Wildlife filmmaker Ken O'Sullivan will be at Dive Ireland International Expo 2019 in Nenagh
The first Irish diver to go into the eerie depths of the north Atlantic and view the wreck of the Titanic will be in Tipperary for a major dive conference.
Rory Golden from Dublin runs his diving school, Flagship Scuba, from an old CIE ferry docked in the Grand Canal basin in Dublin which used to ply between Galway and the Aran Islands.
The Titanic rests 400 miles east of Newfoundland and two-and-a-half miles under the ocean.
More people have been to outer space than to these depths of the ocean.
Rory’s dive recovered 800 artifacts and it was Rory who discovered the ship’s long-lost wheel.
He also brought with him a memorial plaque, presented by Michael Martin, creator of the Titanic Trail in Cobh - where Titanic had its final berthing - to place on the wreck on behalf of the people of Ireland.
Rory was also part of the Jeff Bezos international dive team that recovered Apollo space rockets from 4,200 metres in the North Atlantic.
He is just one of a mesmerising line up of speakers at the Dive Ireland International Expo 2019 which will be held in the Great National Abey Court Hotel on March 2 and 3.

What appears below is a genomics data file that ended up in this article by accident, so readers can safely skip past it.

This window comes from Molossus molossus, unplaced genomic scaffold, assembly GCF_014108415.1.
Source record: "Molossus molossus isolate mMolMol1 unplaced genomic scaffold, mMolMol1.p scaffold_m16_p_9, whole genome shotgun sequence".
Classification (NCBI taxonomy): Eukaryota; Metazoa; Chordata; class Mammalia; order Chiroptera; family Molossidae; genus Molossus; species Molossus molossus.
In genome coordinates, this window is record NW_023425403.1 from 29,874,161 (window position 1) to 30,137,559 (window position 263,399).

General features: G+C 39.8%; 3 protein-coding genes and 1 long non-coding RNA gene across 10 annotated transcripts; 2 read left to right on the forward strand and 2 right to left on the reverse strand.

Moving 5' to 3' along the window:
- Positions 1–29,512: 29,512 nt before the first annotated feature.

Another talking about exploring famous wrecks will be deep sea diver Peter McCamley, who led two international expeditions to the resting place of the Lusitania, the ship that sank with the loss of more than a thousand lives during the First World War after it was torpedoed off the Cork coast in 1915.
Also taking part will be Ken O’Sullivan who made the award-winning TV series Ireland’s Deep Atlantic.
Documentary filmmaker, cameraman and ocean conservationist Ken has been behind several other well-known TV series, including Ireland’s Ocean (RTÉ); Atlantic (BBC,) and Farraigí na hÉireann’ (TG4), as well as the feature-length documentary, The Silver Branch.
Few people have been held captive by pirates, but veteran sefarer Fred Parle is one of them and he wil tell his story at the conference.
Fred was taken captive by pirates off the coast of Somalia in 2008. He was the only Irishman on board a tug-boat hijacked by the pirates, who demanded a high ransom for the return of the boat and its crew. Fred was held captive at sea for 47 days. He has also been researching the story of The Batavia, the treasure-laden Dutch East India Company vessel shipwrecked off Australia in 1629.
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